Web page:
ate price. Special Rates to Ea
gle apd Jine Valley people.
J. B. ROGERS, Prop.
Trade Marks
AAroM tevAi&g iketeti and dwertpltoh may
AMiokir uceruin oar opinion xree wnw.Lw.aa
Ijirentlon j probably pat
on I'tlanU
t freo.Oii36i aeancr tor eecurlajr pa
:PaUaU Ukn tbtousb Mann ft (So,
tDttia! watlu: vltbost etiaree. in tba '
SfttMIIIlC Hlttmcatk
I iar jphmku, L. iari MWeaa era,
When Your Children
HEALTHY children are hard on srjoes. But
karo cheaper than doctors' bills, and for unselfish
ons we sincere y hope your shoe
doctor's bills.
But we started to tell you about thea.; now "Toss and Ted''
School Shoes. These shoes for boys an cl girls are something
now in the history of shoemaking.
Heretofore children's shoes have been mostly heavy, clum
sy affairs. They were made to ,ro3i Jt wear.', Thd lighter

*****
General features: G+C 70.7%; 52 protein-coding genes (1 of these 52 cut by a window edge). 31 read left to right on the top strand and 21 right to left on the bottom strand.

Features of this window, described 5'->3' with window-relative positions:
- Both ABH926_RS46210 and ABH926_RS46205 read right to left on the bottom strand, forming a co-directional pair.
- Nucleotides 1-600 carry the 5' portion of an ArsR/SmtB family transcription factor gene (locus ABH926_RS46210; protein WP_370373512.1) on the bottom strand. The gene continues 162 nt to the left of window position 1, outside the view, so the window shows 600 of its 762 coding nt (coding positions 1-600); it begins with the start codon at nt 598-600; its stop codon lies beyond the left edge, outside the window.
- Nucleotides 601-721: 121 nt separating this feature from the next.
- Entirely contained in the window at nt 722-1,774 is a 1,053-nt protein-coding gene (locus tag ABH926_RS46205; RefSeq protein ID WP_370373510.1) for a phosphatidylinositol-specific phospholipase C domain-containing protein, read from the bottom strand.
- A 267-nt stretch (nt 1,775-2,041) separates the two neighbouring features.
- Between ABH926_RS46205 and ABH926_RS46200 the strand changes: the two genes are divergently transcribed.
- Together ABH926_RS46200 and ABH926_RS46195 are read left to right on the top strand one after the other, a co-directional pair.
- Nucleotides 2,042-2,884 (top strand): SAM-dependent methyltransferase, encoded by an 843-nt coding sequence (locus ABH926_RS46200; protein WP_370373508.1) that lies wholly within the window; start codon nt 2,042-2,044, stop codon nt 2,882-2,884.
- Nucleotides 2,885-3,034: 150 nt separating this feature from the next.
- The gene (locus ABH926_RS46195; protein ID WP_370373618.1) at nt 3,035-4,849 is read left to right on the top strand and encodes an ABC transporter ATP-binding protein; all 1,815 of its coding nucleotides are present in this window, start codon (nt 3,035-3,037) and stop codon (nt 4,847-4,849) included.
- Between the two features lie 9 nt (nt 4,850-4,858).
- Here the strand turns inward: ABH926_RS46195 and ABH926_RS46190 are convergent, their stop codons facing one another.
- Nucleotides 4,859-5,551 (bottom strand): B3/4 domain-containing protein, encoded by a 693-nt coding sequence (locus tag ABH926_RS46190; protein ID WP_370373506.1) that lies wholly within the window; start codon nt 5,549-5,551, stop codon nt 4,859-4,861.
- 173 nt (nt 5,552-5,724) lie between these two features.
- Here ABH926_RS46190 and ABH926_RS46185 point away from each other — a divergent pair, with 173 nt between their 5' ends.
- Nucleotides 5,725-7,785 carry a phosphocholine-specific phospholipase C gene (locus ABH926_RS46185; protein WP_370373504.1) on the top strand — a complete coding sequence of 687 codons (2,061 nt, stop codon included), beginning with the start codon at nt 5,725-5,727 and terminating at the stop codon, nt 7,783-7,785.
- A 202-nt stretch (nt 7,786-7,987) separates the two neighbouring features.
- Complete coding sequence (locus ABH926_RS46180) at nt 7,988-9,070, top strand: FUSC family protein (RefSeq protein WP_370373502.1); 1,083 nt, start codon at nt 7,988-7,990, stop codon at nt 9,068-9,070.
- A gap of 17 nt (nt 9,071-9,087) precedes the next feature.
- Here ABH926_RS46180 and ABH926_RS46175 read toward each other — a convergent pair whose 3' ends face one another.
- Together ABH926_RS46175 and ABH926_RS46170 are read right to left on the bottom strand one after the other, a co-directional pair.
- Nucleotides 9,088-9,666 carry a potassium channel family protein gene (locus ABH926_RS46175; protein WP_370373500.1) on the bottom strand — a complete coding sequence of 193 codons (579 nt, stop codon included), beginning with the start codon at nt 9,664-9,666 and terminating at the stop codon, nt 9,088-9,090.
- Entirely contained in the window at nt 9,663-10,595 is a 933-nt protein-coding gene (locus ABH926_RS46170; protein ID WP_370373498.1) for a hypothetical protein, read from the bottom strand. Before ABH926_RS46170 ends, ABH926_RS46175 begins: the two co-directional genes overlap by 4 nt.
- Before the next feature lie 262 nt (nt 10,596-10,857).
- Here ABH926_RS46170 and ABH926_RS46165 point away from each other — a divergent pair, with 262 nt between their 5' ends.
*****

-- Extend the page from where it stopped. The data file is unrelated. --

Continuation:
weight "dress" shoes woro out in ,a hu'rry-rcouUlnU st,'nd
the w.ear to which they would be subjected by a good healthy
young American. .
Folks, never thought of the ill-comfort sometimes suffer
ingthey caused th-i young folks by cramping their feet in
ill-fitting, clumsy shoes. And few of us knew until lately
that nearly all the foot troubles in later years wore due to
just such shoes worn in youth.
Put Their Feet in Comfortable
"Tessand led,r Shoes' ,
These new shoes are the result of years of experiments.
They are not Ciimsy they are light, pretty, oven dainty,
yet they vea- longer than the out-of-date clumsy things.
Thats first of al- because they are made of honest atorjals,
and because the men who make them know how to so equal
ly devide the strain that each pair will give the greatest pos